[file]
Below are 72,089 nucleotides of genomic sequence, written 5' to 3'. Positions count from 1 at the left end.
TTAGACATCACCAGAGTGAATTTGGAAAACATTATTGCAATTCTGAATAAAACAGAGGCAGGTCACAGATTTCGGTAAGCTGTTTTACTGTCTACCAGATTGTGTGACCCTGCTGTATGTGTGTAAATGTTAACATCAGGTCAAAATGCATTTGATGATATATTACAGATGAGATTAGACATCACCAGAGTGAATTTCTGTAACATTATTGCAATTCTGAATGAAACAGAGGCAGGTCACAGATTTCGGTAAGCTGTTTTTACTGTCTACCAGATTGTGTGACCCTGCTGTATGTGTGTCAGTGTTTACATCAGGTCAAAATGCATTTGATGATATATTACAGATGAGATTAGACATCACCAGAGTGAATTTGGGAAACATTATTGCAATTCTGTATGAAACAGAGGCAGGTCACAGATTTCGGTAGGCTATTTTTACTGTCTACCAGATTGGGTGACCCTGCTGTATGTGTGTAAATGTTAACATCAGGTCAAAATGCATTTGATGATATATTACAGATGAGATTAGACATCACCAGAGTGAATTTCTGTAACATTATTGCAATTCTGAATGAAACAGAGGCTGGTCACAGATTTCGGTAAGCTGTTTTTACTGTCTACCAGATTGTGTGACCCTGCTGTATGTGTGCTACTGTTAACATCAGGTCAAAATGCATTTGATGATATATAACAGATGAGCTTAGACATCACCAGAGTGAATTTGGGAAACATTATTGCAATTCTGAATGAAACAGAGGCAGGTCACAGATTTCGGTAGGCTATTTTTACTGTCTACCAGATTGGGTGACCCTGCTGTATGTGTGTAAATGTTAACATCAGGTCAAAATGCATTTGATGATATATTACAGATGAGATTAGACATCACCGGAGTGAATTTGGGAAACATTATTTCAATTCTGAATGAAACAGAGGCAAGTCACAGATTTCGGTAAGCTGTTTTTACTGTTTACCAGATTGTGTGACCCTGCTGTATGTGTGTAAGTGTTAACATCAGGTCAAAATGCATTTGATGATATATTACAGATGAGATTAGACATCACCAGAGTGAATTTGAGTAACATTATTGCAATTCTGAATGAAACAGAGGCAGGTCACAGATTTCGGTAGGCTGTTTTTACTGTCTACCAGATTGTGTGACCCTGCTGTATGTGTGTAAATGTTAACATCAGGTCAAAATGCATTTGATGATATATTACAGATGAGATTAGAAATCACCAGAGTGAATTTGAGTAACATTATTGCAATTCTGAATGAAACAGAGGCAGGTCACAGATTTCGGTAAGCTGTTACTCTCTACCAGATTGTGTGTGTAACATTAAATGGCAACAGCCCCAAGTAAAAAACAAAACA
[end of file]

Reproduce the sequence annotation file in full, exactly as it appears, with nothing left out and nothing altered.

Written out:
Below are 72,089 nucleotides of genomic sequence, written 5' to 3'. Positions count from 1 at the left end.
TTAGACATCACCAGAGTGAATTTGGAAAACATTATTGCAATTCTGAATAAAACAGAGGCAGGTCACAGATTTCGGTAAGCTGTTTTACTGTCTACCAGATTGTGTGACCCTGCTGTATGTGTGTAAATGTTAACATCAGGTCAAAATGCATTTGATGATATATTACAGATGAGATTAGACATCACCAGAGTGAATTTCTGTAACATTATTGCAATTCTGAATGAAACAGAGGCAGGTCACAGATTTCGGTAAGCTGTTTTTACTGTCTACCAGATTGTGTGACCCTGCTGTATGTGTGTCAGTGTTTACATCAGGTCAAAATGCATTTGATGATATATTACAGATGAGATTAGACATCACCAGAGTGAATTTGGGAAACATTATTGCAATTCTGTATGAAACAGAGGCAGGTCACAGATTTCGGTAGGCTATTTTTACTGTCTACCAGATTGGGTGACCCTGCTGTATGTGTGTAAATGTTAACATCAGGTCAAAATGCATTTGATGATATATTACAGATGAGATTAGACATCACCAGAGTGAATTTCTGTAACATTATTGCAATTCTGAATGAAACAGAGGCTGGTCACAGATTTCGGTAAGCTGTTTTTACTGTCTACCAGATTGTGTGACCCTGCTGTATGTGTGCTACTGTTAACATCAGGTCAAAATGCATTTGATGATATATAACAGATGAGCTTAGACATCACCAGAGTGAATTTGGGAAACATTATTGCAATTCTGAATGAAACAGAGGCAGGTCACAGATTTCGGTAGGCTATTTTTACTGTCTACCAGATTGGGTGACCCTGCTGTATGTGTGTAAATGTTAACATCAGGTCAAAATGCATTTGATGATATATTACAGATGAGATTAGACATCACCGGAGTGAATTTGGGAAACATTATTTCAATTCTGAATGAAACAGAGGCAAGTCACAGATTTCGGTAAGCTGTTTTTACTGTTTACCAGATTGTGTGACCCTGCTGTATGTGTGTAAGTGTTAACATCAGGTCAAAATGCATTTGATGATATATTACAGATGAGATTAGACATCACCAGAGTGAATTTGAGTAACATTATTGCAATTCTGAATGAAACAGAGGCAGGTCACAGATTTCGGTAGGCTGTTTTTACTGTCTACCAGATTGTGTGACCCTGCTGTATGTGTGTAAATGTTAACATCAGGTCAAAATGCATTTGATGATATATTACAGATGAGATTAGAAATCACCAGAGTGAATTTGAGTAACATTATTGCAATTCTGAATGAAACAGAGGCAGGTCACAGATTTCGGTAAGCTGTTACTCTCTACCAGATTGTGTGTGTAACATTAAATGGCAACAGCCCCAAGTAAAAAACAAAACA